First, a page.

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Bloody throwback Wrath: Aeon Of Ruin enters early access today

KillPixel’s Wrath: Aeon Of Ruin launched into early access today, bringing the original 1996 Quake‘s bloody, baroque 3D action screaming into 2019. Medieval castles filled with shotguns, skeletons and a smattering of blood? Chunky low-poly demons and pixel-counts you could track on one hand? Yep, it’s a Quake. With some of the modding greats from the game’s 23-year history, it should be a bloody good one at that, too.

While Wrath is powered by the same tech base as the original Quake, it’s been dolled up with high-resolution support, improved lighting effects, and an increased level of detail of weapons, environments and monsters.

It’s all very nice, but I do personally feel it loses that lovely software-rendered Quake 1 fuzziness, crunchy with pixels that’d cut you if they could.

Wrath is also more open-ended than Quake ever was, ditching corridor labyrinths for a more Hexen-style hub world structure. Early access includes one of these, and the first five levels within, with 2 more hubs and many more levels to be added over the course of development. The current release also includes 8 enemies, 5 weapons and 4 artefacts. A handy little early access roadmap on Wrath’s store page lays out when the devs hope to get the rest added to the game.

It looks a bloody great wee throwback to early 90s blasters – and so it should, really. Developers KillPixel are formed of a number of Quake modding greats. I don’t know who these folk are, but Dominic Tarason seemed well chuffed by the involvement of names like Jeremiah “KillPixel” Fox, Roman “Skacky” Barrilliot, Marcus “muk” Hayes and Gavin “FifthElephant” Edgington.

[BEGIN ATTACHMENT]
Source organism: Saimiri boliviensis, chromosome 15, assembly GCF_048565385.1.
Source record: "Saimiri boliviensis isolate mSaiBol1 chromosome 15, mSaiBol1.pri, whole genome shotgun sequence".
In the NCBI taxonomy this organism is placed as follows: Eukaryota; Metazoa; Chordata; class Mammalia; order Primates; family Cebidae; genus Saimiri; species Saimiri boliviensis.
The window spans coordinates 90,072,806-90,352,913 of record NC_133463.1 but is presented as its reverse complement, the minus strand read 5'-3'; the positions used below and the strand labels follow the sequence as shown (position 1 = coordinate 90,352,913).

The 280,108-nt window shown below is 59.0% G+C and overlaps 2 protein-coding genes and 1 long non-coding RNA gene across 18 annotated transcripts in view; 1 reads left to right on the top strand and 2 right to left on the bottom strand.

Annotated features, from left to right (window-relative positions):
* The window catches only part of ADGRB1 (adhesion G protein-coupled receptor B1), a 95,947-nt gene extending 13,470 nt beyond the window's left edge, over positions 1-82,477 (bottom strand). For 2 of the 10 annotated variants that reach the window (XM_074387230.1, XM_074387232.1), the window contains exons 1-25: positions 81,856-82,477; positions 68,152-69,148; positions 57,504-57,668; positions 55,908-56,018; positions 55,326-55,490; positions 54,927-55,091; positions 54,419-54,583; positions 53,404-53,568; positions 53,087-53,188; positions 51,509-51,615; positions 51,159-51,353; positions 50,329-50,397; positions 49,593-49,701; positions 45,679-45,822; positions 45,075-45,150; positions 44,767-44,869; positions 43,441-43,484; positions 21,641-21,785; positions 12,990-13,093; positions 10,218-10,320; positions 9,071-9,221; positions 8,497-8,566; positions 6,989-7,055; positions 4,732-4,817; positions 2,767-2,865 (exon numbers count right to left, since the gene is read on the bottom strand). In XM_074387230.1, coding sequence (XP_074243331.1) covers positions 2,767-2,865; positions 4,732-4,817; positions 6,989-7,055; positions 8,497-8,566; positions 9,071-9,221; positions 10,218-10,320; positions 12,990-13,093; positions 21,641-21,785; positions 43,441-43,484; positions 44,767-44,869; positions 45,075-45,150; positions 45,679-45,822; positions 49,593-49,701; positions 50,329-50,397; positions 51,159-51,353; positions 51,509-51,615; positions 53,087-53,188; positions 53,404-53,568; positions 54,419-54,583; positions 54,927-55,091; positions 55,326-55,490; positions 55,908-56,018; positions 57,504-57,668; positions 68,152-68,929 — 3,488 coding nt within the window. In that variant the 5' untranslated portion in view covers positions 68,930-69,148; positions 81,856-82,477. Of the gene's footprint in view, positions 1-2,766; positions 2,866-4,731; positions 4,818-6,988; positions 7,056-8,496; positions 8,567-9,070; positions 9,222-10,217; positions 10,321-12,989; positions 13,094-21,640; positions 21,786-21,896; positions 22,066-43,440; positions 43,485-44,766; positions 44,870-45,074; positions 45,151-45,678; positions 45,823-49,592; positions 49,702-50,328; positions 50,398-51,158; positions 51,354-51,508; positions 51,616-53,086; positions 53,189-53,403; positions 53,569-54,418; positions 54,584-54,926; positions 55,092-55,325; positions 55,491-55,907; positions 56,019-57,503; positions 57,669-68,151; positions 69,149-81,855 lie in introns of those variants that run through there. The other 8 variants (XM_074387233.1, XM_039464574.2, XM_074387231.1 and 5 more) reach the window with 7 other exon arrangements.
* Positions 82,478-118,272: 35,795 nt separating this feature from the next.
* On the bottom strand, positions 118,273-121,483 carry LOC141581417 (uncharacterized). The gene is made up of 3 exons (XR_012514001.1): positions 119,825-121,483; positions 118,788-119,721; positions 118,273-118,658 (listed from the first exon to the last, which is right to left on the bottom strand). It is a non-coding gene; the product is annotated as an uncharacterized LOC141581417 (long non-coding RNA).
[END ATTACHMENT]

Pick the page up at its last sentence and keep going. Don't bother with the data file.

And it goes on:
The corpse inhabiting 3D Realms’ skin have found a nice niche in putting together throwback shooters, co-publishing with 1C Entertainment. They recently worked with developers Voipoint to create Duke Nukem inspired Ion Fury, which seemed fine until Voidpoint doubled down on defending some naff gay jokes hidden in-game. Odd hill to die on, but okay.

The publishers did at least insist that “jokes at the expense of marginalised communities will not be present in future games published by 3D Realms”, so Wrath should be fine. Doesn’t seem the sort of game to joke around, anyway. Too many Skeletons needin’ smashed.

Wrath: Aeon Of Ruin is out now on Steam, and will set you back £20/€21/$25. 3D Realms hope to have the full game fleshed out for a summer 2020 release.

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Natalie Clayton

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